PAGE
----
We spent as much time by these trees behind the cabin as we could. When we met Merino later, we told him about the tree behind cabin and led him there. Almost on cue, just as the three of us walked up to the tree, a spectacular male Quetzal flew in and landed right above us! Perfect timing! I asked Merino the name of the tree (which I didn't remember) but he referred to the fruit as "Sapodillo" (Sap-ah-dee-yoe)-

    Besides the bird activity and close availability to these trees, it was a perfect set-up. The cabin has a wide roof overhang soffit which was perfect to standing under when it was raining.  It didn't matter how hard it rained, you had a perfect place to bird from and you stayed dry. And the birds were in close and within perfect view.-

    I took a few thousand pictures of Quetzals in this tree alone. We identified at least five different male Quetzals coming to this tree. Each one had a different upper tail covert length....some were quite short and the longest one was over two feet long. Interesting though, we didn't see one female Quetzal come to this tree, just  adult males.

     Because of their relative tame nature, they became very use to Jen and I and Merino while we stood quietly under these trees. I was able to take pictures of Quetzals from all angles like these shots directly under.......

     This male was only four meters over my head. It actually looked over its back at me. Apparently it was content  with me standing under it "Oo-ing and Ah-ing" it just turned back and went back to digesting!-

    Resplendent!!- What a magnificent bird.!-

      I watch birds for hours...not only studying their habits, and personalities, but I spend most of that time studying their feathers, feather details and feather movements. These birds gave me a completely intimate and private lesson, I feel so special to be given this wonderful gift!-

     Jen and I have been to Quetzal country, Costa Rica many times. Although I have spent hours and hours studying Quetzals, they haven't always presented me with the anatomical movements or activity that I was searching for to study. One of these movements was "fluffing"! Birds "fluff" their plumages all the time to re-align their feathers, clean their feathers, shed excess water droplets, etc. I have never been able to see this behavior before from a Quetzal. Because we had so much close and personal time with the birds in these close trees, I was able to study and note every activity and movement I wanted and needed for my reference notes. Here a male Quetzal "fluffs". I was really interested in observing a Quetzal raise and "fluff" all of its dorsal feathers, and it happened almost on cue. I have a good record of missing things like this with my camera....this time I was ready and captured it all!-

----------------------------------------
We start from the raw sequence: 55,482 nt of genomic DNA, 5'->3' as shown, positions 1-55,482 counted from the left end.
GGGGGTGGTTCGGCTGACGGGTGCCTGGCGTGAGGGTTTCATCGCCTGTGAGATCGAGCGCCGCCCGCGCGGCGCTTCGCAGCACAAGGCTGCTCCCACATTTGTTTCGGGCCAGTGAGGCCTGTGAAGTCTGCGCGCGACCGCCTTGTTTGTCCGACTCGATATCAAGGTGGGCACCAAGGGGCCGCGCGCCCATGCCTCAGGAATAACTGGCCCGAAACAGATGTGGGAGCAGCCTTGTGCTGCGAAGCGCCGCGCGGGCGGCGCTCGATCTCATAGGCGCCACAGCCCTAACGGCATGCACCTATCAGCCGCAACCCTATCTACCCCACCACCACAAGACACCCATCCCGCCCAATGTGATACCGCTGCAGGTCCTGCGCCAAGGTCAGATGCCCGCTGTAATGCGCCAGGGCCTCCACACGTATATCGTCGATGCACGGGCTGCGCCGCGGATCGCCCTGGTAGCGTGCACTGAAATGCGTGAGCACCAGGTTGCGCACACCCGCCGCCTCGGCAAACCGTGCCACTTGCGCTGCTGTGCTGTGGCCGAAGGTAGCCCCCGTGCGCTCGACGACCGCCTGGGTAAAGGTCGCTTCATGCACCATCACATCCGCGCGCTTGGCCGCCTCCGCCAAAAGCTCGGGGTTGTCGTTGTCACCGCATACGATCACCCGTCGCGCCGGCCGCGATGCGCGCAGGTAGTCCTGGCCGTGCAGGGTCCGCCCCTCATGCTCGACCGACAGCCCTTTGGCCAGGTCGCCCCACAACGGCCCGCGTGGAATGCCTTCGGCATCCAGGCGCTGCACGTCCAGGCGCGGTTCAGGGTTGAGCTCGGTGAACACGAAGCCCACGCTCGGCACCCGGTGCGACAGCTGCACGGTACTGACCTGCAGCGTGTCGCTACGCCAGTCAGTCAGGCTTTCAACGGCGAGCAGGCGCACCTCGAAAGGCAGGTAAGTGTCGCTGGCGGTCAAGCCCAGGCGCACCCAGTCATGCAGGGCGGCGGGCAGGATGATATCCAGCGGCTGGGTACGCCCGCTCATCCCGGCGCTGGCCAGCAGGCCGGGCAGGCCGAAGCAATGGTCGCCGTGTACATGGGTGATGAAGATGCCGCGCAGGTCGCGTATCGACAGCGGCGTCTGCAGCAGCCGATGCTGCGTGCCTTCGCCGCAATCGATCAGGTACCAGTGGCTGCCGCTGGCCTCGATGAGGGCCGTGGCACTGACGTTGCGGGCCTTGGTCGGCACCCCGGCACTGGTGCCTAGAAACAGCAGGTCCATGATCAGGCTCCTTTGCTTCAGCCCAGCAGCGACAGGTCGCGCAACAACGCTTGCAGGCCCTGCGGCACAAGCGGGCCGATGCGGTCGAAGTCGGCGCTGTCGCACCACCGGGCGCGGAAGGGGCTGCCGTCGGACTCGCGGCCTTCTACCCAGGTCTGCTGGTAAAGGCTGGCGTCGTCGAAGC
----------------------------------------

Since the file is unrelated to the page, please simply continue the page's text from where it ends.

Amazing! Exactly what I wanted to observe! -

      The feather lifting and "fluffing" here really demonstrates the feather movements and how they articulate....-

      This turned out to be the best Quetzal image I have ever taken. Not a good photo quality image, but for me as an artist, it is profoundly inspirational........I can't wait to carve this bird into reality!-

    Quest #6 (actually Quest #1)-  I have two ideas, one for a life-sized and complex carving/sculpture and the other a large highly detailed painting. The subject for each project is a flying male Quetzal in a particular activity. Both of these projects will be very complex and will take me some time to complete. I have enough study and knowledge of the bird behind the concepts of these pieces to make them. But I really needed to experience the themes exactly......I needed to be there for that "exact" moment in time when it happened. Yes, I could produce these pieces without that experience, but since both of these pieces would be very special to me, the theme would be somewhat "disingenuous" if I haven't seen that exact moment clearly.

     I have seen Quetzals do this many times, but it happens so quickly.....that frozen second in time remains unclear and un-focused to my eye. I know what is happening, but I need to see the exact anatomical posture ....what physically occurs in that exact moment in time.